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Editor: John Mortimer
Wednesday, 9 December 2015
SAIC poised to pounce on UK van market?
Van dealerships in the UK may be wondering if the Maxus van could make a
return to the country if SAIC is able to undercut established marques. Although there are no
significant, tangible ripples to that effect on the surface, it is just possible the
China-based company is taking a hard look at the UK market as a potential
stepping stone into Europe, as the GAZ version of Maxus, the GAZelle NEXT, gathers momentum.
With the Maxus van having
some pedigree with the UK market through its former links with the initial creator, LDV Ltd of Washbrook,
Birmingham, there is good reason to think the van could
make a return, with sights set on taking some of the market from Iveco,
Mercedes-Benz, and Volkswagen in particular.
SAIC claims to be the
largest manufacture of vehicles it China. It also acquired the rights to MG and
has a manufacturing site in Longbridge, Birmingham in addition to facilities in
Lingang and Nanjing, China.
There is also the SAIC
Motor UK Technical Centre which claims to have “wide-ranging work designing,
developing and engineering advanced new vehicle and powertrain products for
SAIC Motor, one of the world's largest automotive manufacturers and owner of the
world-famous MG marque.”
Putting these facets
together, and the company's increased activity with its version of the former
LDV Maxus panel van, it is not beyond the wit of man to consider the
possibility that SAIC officials may have decided the UK could be a useful launch
pad for the van.
Besides staff at MG there is
still a number of key people in the UK who might have knowledge of good
potential dealer sites that might be interested in selling the China-made
Added to which, there must
be a number of important, former LDV customers who might favour returning to
the marque, given sufficient inducement.
And, with Ford having renounced
the UK, in terms of both van and passenger car manufacture (leaving Vauxhall as
the only UK van maker), there is even the possibility that someone in China might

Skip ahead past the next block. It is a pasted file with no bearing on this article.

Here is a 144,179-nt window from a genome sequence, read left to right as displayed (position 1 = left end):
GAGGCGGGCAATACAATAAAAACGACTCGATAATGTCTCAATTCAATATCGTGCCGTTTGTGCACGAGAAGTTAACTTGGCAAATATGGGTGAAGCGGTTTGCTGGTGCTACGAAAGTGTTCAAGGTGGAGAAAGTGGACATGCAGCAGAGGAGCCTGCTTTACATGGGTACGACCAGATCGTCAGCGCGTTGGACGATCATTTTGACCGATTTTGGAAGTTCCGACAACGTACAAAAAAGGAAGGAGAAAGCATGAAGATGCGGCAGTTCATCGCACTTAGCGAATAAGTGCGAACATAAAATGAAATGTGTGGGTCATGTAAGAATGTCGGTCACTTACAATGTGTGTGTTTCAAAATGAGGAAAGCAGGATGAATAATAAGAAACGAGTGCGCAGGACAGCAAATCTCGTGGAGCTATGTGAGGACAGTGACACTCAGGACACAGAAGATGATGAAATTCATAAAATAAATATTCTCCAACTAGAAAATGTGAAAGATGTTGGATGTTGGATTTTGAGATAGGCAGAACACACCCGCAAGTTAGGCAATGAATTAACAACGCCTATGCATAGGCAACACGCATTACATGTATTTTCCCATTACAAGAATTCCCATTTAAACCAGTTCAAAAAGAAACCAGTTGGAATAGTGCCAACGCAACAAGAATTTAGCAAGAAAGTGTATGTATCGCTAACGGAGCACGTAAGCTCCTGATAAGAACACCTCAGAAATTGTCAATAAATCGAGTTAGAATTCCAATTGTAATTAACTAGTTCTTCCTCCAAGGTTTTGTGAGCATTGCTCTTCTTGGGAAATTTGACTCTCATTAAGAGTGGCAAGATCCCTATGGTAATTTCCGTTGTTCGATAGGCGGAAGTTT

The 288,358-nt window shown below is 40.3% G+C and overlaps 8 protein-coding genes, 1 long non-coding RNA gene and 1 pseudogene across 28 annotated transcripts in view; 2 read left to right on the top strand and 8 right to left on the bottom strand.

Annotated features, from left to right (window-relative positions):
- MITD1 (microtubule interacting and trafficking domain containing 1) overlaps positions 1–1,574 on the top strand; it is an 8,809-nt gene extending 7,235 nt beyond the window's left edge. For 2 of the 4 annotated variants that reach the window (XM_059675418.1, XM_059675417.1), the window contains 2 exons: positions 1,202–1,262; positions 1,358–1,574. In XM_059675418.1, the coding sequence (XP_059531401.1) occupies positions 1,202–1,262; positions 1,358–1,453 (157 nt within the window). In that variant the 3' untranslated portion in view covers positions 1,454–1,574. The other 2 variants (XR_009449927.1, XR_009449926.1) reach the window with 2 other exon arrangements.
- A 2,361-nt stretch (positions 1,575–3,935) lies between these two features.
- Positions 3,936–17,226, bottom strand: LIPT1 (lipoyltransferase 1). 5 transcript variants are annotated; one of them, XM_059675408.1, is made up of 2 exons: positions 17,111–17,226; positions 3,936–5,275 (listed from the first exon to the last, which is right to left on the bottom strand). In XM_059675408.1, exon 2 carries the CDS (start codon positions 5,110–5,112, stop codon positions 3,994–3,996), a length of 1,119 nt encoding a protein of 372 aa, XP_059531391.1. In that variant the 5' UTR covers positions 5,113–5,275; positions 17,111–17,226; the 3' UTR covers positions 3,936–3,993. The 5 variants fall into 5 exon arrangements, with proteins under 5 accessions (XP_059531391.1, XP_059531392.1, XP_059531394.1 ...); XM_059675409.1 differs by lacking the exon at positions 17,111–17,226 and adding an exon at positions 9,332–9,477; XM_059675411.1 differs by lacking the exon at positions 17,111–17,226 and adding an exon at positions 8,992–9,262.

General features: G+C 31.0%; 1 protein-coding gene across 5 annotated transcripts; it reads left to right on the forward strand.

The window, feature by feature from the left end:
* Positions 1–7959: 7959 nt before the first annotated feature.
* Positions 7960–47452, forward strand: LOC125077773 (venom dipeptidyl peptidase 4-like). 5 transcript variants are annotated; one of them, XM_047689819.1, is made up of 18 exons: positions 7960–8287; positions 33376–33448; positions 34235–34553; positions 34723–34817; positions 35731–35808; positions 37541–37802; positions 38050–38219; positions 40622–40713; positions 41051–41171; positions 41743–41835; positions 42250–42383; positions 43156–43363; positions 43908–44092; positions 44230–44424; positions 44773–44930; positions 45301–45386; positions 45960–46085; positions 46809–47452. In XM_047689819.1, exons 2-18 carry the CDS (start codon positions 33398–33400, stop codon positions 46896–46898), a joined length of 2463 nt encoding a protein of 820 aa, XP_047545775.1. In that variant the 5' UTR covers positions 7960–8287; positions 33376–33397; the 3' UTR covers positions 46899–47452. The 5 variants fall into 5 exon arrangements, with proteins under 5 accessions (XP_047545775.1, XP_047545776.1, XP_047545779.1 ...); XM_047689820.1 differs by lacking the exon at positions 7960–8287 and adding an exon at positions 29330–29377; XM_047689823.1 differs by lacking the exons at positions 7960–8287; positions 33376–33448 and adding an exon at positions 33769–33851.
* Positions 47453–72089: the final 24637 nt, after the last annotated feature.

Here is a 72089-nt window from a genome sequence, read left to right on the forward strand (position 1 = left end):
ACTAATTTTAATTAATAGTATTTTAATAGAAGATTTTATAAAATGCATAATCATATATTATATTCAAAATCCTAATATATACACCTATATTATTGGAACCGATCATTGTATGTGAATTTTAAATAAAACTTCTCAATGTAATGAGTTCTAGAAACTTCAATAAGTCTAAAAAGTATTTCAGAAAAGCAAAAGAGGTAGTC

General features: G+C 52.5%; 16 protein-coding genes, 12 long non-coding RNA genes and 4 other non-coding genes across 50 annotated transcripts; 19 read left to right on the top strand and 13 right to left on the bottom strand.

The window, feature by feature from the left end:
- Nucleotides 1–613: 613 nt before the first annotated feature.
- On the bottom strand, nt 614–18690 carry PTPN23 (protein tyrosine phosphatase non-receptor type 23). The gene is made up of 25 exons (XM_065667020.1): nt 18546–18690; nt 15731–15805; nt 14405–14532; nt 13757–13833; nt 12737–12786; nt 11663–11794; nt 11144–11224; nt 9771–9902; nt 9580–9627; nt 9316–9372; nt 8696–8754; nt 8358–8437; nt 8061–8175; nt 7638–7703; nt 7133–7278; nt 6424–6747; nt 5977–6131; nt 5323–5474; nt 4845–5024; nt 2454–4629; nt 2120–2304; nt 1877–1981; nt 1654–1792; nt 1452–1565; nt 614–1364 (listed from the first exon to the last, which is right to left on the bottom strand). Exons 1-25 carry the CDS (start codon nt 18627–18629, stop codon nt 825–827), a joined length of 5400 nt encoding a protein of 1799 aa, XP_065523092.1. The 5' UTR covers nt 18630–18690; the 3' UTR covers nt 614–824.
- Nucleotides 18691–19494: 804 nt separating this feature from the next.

think it worthwhile to assemble the SAIC Maxus once sales volume have built up
to significant levels. The UK nevertheless remains a viable production location for the likes of Honda, JaguarLandRover, Nissan and Toyota.
With key names like Iveco,
Mercedes-Benz, Renault, Vauxhall and Volkswagen being the main competitors it
is possible that SAIC officials in China and the UK may just consider there is
sufficient slack in the market-place for just one more marque, if forecourt
prices can be made sufficiently attractive to temp newcomers to buy the Maxus
Many van users are more
concerned about price than where a van originates, and these will be the first
candidates for any new potential salesmen seeking to find inroads into the UK
In the first eleven months
of 2015, vehicles under 3.5 tonnes (in the main these are vans) accounted for
unit sales of 341,400, of which the top four accounted for 202,875 vehicles.
The top four were: Ford, 92,311; Volkswagen, 40,610; Vauxhall, 37,879; and Peugeot,
Vehicles between 3.5 and 6
tonnes accounted for 7,391 units in the first 11 months of 2015, including
November, of which the top four contributed 90 per cent. The top four were:
Ford, 2,594; Fiat, 1,780; Mercedes-Benz, 1,678; and Peugeot, 622.
SAIC of course will access
to such figures and can make up its own mind as to the share it could reasonably
take. First in line to attack will be Ford, Volkswagen, Vauxhall and Peugeot.
SAIC officials may well
consider an 0.3 per cent slice of the UK cake would be a good start. That is,
around 900 vehicles, a figure which would more or less match Renault's 2015
sales total so far of 872. This would take some beating, but in the first
instance the figure might look like a reasonable target, i.e. 80 per month.
In terms of production,
SAIC might be happy with a figure of 12,000 a year, or 1,000 a month would
provide the basis for growth and expansion into a small number of European
With a number of vehicle
testing sites available, including the Millbrook Proving Ground in Bedfordshire
with its inside knowledge of the Vauxhall Vivaro, and VM Motori quite close by
in Cento, Italy, SAIC might be able to make a good case for local assembly in its
facility in Birmingham - not a million miles from Washbrook